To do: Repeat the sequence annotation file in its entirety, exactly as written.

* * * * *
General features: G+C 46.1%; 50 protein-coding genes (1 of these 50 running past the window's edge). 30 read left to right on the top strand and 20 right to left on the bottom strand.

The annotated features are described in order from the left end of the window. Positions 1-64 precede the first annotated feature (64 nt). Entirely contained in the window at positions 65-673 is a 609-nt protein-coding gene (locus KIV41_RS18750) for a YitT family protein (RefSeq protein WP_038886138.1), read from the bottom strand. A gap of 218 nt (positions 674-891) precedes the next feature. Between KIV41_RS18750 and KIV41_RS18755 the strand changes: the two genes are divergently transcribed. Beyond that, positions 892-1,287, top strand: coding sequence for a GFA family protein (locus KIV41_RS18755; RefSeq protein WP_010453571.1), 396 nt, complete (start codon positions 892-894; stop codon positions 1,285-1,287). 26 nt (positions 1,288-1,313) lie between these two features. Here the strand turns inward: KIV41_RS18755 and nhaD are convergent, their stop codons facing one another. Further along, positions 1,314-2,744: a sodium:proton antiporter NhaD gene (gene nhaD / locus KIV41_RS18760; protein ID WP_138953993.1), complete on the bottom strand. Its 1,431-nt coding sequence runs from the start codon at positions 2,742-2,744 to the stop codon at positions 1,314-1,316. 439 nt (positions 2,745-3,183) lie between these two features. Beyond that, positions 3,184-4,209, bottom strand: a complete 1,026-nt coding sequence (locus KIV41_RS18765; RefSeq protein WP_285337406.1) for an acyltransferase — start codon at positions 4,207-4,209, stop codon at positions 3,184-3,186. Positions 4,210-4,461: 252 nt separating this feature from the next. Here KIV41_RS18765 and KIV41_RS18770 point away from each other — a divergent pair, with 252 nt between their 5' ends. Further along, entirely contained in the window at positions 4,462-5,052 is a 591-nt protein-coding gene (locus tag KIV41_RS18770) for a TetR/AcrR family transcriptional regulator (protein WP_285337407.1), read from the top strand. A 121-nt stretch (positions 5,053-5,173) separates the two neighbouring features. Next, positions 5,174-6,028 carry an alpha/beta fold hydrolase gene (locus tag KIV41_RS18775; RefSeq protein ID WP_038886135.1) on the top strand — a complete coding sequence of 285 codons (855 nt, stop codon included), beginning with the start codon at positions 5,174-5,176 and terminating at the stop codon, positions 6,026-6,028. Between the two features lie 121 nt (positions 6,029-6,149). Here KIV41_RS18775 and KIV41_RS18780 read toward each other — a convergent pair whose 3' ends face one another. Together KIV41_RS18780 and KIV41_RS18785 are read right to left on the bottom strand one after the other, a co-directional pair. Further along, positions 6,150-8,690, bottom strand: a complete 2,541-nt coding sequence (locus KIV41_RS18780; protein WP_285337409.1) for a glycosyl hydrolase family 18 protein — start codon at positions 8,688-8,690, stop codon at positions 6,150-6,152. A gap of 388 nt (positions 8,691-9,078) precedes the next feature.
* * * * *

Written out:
General features: G+C 46.1%; 50 protein-coding genes (1 of these 50 running past the window's edge). 30 read left to right on the top strand and 20 right to left on the bottom strand.

The annotated features are described in order from the left end of the window. Positions 1-64 precede the first annotated feature (64 nt). Entirely contained in the window at positions 65-673 is a 609-nt protein-coding gene (locus KIV41_RS18750) for a YitT family protein (RefSeq protein WP_038886138.1), read from the bottom strand. A gap of 218 nt (positions 674-891) precedes the next feature. Between KIV41_RS18750 and KIV41_RS18755 the strand changes: the two genes are divergently transcribed. Beyond that, positions 892-1,287, top strand: coding sequence for a GFA family protein (locus KIV41_RS18755; RefSeq protein WP_010453571.1), 396 nt, complete (start codon positions 892-894; stop codon positions 1,285-1,287). 26 nt (positions 1,288-1,313) lie between these two features. Here the strand turns inward: KIV41_RS18755 and nhaD are convergent, their stop codons facing one another. Further along, positions 1,314-2,744: a sodium:proton antiporter NhaD gene (gene nhaD / locus KIV41_RS18760; protein ID WP_138953993.1), complete on the bottom strand. Its 1,431-nt coding sequence runs from the start codon at positions 2,742-2,744 to the stop codon at positions 1,314-1,316. 439 nt (positions 2,745-3,183) lie between these two features. Beyond that, positions 3,184-4,209, bottom strand: a complete 1,026-nt coding sequence (locus KIV41_RS18765; RefSeq protein WP_285337406.1) for an acyltransferase — start codon at positions 4,207-4,209, stop codon at positions 3,184-3,186. Positions 4,210-4,461: 252 nt separating this feature from the next. Here KIV41_RS18765 and KIV41_RS18770 point away from each other — a divergent pair, with 252 nt between their 5' ends. Further along, entirely contained in the window at positions 4,462-5,052 is a 591-nt protein-coding gene (locus tag KIV41_RS18770) for a TetR/AcrR family transcriptional regulator (protein WP_285337407.1), read from the top strand. A 121-nt stretch (positions 5,053-5,173) separates the two neighbouring features. Next, positions 5,174-6,028 carry an alpha/beta fold hydrolase gene (locus tag KIV41_RS18775; RefSeq protein ID WP_038886135.1) on the top strand — a complete coding sequence of 285 codons (855 nt, stop codon included), beginning with the start codon at positions 5,174-5,176 and terminating at the stop codon, positions 6,026-6,028. Between the two features lie 121 nt (positions 6,029-6,149). Here KIV41_RS18775 and KIV41_RS18780 read toward each other — a convergent pair whose 3' ends face one another. Together KIV41_RS18780 and KIV41_RS18785 are read right to left on the bottom strand one after the other, a co-directional pair. Further along, positions 6,150-8,690, bottom strand: a complete 2,541-nt coding sequence (locus KIV41_RS18780; protein WP_285337409.1) for a glycosyl hydrolase family 18 protein — start codon at positions 8,688-8,690, stop codon at positions 6,150-6,152. A gap of 388 nt (positions 8,691-9,078) precedes the next feature.